This is a popular evening ski often done solo after work. The surface is typically slick and the skating fast. To the west the impressive Royal Society Range, including 13,205-foot Mount Lister, defines the skyline.
Williams Field Skiway, a.k.a. “Willy Field”, is named for Richard T.Williams, a Navy tractor driver who tragically lost his life in 1956 while operating a D-8 bulldozer that broke through the sea ice.Historically, Williams Field Ski-way was utilized during late summer for ski-equipped aircraft flying to, from, and within Antarctica.
Today, Willy Field is the launching pad for 7-million-cubic-foot super-pressure balloons.
Capable of carrying thousands of pounds of scientific equipment, these massive Long Duration Balloons reach altitudes exceeding 111,000 feet for months at a time.
The Willy Road, that provides access to the former ski-way and balloon launching pad, is located on the permanent Ross Ice Shelf.
Glacier in origin, the 300-foot thick ice shelf floats on the surface of the Ross Sea.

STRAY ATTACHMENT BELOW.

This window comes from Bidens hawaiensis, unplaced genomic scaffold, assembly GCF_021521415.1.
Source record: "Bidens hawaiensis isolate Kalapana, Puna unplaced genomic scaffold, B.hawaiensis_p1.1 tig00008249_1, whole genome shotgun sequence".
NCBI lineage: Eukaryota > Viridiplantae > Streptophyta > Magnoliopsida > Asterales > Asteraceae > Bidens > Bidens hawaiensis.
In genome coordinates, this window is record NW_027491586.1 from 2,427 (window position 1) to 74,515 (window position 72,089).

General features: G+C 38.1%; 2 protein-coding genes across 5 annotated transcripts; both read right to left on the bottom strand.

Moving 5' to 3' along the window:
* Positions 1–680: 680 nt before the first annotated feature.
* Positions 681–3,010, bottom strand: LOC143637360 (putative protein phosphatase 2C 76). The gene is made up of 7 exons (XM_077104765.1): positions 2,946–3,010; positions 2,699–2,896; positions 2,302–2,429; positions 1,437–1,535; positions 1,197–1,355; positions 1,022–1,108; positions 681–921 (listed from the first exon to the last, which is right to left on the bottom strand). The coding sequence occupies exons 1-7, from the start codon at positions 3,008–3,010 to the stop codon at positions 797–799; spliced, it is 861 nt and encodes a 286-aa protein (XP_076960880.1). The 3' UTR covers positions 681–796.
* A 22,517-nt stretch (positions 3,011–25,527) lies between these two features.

From Scott Base, the Willy Road is 5.6 miles each direction. If done as a round trip tour, this is the longest ski route in McMurdo. Groomed regularly for wheeled vehicles, the skate skiing is fantastic.
From Willy Field, all of McMurdo Sound’s highpoints, including Mount Erebus, Terror, Aurora, Discovery and Lister, are visible.
Cape Armitage forms the South end of Hut Point Peninsula and the southernmost point on Ross Island.
The Cape was discovered in 1901 by the British National Antarctic Expedition.
The Expedition’s leader, Robert Falcon Scott, named it after Lt. Albert B. Armitage, the navigator and second in command of their ship the RSS Discovery.
The popular 4.5–mile Cape Armitage Route can be done as a loop via Scott Base and a 1.5 mile walk along the gravel road to or from McMurdo.
Alternatively, the Armitage Route can be skied as an out and back. Located on sea-ice, the terrain is level and easy, though often bumpy.
Established as a short cut for track vehicles traveling to and from New Zealand’s Scott Base, traffic on the route is light.
Solitude, detachment from the hustle and bustle of McMurdo, and large vistas of the Transantarctic Mountains, White Island, Black Island, and the backside of Observation Hill await.
Weddell Seals often lounge nearby. Feel free to take photos, but don’t disturb them. A good rule is to stay at least 25 feet away.